Exactly how much is difficult to assess, and pro-settlements parliamentarians block transparency. Knesset (and Finance Committee) member Elazar Stern complained that "Funds are hidden. Clauses are lumped together so that you vote on an item that is justified and then they slip it in." Tzipi said "Money meant to boost construction is given under the table with no transparency or oversight." As of 2010 the Macro Center for Political Economy estimated that Israel's government had spent about $17 billion on the settlements. These outlays continue and, in fact, are up sharply under the Netanyahu government.
The overall cost of maintaining military control over millions of people is even greater, though some of the expense in effect has been subcontracted to the Palestinian Authority. Shlomo Swirski of Israel's Adva Center noted that occupation costs were relatively low until 1987. However, while the Palestinians cannot win a conventional battle, "their very readiness to return to the battlefield, again and again, to express their desire for independent national life has, since 1987, become a constant threat to Israel's political and economic stability." Include settlements subsidies and the first four decades of the occupation are thought to have cost around $50 billion.
Unfortunately, perpetual conflict imposes an economic price as well. The Macro Center's Ruby Nathanzon complained: "There's a terrible distortion, an enormous economic cost in addition to the huge military burden." A 2015 study by the Rand Corporation figured that reaching a two-state solution would provide a nearly $200 billion economic boost for both Israelis and Palestinians over the next decade. In contrast, a return to violence would cut the Israeli GDP by 10 percent by 2024, and constrict the smaller Palestinian economy even more. Noted Rand: "In most scenarios, the value of economic opportunities gained or lost by both parties is much larger than expected changes in direct costs."
While the U.S. has made some deductions from loan guarantees for money spent on the settlements, that isn't nearly enough. Washington should stop providing support that in effect is used to hamper Israel's private economy and, more important, colonize the West Bank, which makes peace increasingly difficult if not impossible.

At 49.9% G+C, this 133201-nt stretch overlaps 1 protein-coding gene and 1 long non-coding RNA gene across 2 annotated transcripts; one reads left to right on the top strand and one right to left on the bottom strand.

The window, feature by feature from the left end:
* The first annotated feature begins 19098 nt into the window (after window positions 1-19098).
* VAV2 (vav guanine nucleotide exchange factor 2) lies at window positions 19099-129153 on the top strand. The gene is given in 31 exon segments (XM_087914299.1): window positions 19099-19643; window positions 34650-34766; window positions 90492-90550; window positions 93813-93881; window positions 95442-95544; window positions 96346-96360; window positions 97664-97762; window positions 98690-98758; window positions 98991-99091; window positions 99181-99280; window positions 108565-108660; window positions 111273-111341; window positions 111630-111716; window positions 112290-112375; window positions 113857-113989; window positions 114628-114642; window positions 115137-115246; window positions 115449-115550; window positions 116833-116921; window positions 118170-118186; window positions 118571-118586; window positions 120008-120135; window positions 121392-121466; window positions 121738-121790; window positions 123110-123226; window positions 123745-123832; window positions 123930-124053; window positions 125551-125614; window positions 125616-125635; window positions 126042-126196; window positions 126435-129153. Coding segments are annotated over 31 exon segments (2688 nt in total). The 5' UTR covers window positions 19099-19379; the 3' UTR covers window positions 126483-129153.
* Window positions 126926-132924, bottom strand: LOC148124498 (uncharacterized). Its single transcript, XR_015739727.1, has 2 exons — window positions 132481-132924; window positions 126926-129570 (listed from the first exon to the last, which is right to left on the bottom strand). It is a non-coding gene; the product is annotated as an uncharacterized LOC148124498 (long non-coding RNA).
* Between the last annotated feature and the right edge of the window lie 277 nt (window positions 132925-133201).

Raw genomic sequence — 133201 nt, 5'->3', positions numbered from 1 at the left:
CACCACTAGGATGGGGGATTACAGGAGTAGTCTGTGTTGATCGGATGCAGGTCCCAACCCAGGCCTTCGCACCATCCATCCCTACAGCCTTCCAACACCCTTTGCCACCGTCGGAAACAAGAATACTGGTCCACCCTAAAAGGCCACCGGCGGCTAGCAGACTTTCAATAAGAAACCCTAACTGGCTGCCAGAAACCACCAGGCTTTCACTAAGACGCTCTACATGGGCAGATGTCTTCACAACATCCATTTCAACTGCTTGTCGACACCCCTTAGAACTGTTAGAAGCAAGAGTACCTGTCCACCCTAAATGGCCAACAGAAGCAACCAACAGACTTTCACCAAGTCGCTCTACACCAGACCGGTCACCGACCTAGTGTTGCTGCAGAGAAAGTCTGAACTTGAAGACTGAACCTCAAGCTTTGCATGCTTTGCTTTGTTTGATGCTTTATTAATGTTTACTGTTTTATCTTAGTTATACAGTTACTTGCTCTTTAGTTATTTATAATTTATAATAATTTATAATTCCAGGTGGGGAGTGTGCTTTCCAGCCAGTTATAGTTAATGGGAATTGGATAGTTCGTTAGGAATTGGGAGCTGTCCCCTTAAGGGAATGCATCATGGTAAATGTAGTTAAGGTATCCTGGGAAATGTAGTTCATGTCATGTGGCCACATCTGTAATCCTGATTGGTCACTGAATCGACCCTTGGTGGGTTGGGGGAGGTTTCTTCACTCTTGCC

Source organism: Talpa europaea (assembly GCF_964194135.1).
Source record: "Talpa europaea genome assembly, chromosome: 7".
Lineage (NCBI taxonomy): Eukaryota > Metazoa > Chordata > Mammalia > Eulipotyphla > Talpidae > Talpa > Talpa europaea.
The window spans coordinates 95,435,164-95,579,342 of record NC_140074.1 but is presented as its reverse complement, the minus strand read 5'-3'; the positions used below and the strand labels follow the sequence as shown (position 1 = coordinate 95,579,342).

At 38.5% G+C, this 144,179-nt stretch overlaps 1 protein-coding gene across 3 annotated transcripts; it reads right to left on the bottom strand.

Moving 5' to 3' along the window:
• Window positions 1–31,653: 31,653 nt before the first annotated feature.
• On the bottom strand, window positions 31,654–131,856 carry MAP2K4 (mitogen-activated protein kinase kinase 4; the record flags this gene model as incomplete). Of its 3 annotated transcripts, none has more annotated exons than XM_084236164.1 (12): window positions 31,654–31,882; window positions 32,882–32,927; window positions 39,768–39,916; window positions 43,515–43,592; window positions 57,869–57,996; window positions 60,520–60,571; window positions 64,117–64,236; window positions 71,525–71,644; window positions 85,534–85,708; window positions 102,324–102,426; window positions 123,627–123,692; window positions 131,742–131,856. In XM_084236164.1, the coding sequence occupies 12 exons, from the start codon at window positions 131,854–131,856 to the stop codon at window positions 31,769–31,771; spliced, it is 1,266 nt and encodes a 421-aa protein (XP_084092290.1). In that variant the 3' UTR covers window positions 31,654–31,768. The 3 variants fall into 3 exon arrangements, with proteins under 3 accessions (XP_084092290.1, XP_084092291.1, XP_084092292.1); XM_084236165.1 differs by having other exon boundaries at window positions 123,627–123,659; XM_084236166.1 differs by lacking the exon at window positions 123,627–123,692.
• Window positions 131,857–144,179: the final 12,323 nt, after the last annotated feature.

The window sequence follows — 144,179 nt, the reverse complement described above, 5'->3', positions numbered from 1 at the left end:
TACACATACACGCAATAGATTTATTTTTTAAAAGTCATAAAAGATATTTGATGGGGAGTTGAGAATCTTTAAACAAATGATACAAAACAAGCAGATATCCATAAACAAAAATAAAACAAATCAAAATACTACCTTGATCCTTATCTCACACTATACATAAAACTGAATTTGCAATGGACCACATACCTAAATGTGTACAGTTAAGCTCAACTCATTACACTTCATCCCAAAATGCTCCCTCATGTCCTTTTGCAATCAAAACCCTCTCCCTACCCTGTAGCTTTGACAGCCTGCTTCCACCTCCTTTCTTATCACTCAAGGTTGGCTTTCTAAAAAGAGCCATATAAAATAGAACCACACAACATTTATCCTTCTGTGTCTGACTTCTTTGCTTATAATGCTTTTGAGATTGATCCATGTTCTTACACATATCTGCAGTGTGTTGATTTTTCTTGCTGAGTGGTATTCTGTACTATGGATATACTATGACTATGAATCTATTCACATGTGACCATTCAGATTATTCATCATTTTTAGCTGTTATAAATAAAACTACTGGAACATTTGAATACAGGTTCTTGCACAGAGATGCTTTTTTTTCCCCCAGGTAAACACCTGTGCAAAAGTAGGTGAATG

Even some Israelis question the value of U.S. aid. Gazit warned that "a good many people do not appreciate the real costs of America's assistance to Israel." First, the money is linked to aid to Egypt and Jordan. Neither seems likely to threaten Israel but the latter needs to be prepared for any eventuality. Egypt, especially, does not need the high-tech toys the generals spend Americans' money on. Ending this aid would eliminate a potential threat to Israel as well.
Moreover, U.S. funds are conditioned. This means that Israel often must purchase American weapons and raw materials even if cheaper, better competitors are available. Israeli firms lose economies of scale and export sales, since foreign governments often look to see what weapons the Israeli military is using.
Finally, U.S. funds create a direct incentive for overspending in the defense area. Warned Gazit: aid irrespective of Israel's needs "leaves the system with no incentive to become more efficient." Israeli officials admit that American money reduce the pressure on Israel to trim unnecessary military expenditures.
The U.S. is broke, yet it is borrowing cash to give away to prosperous states such as Israel. Instead of negotiating an increase in aid, the Obama administration should plan its end. Congress should follow, choosing America's interest over members' political ambitions. Uncle Sam has no extra money to give.
Author: Doug Bandow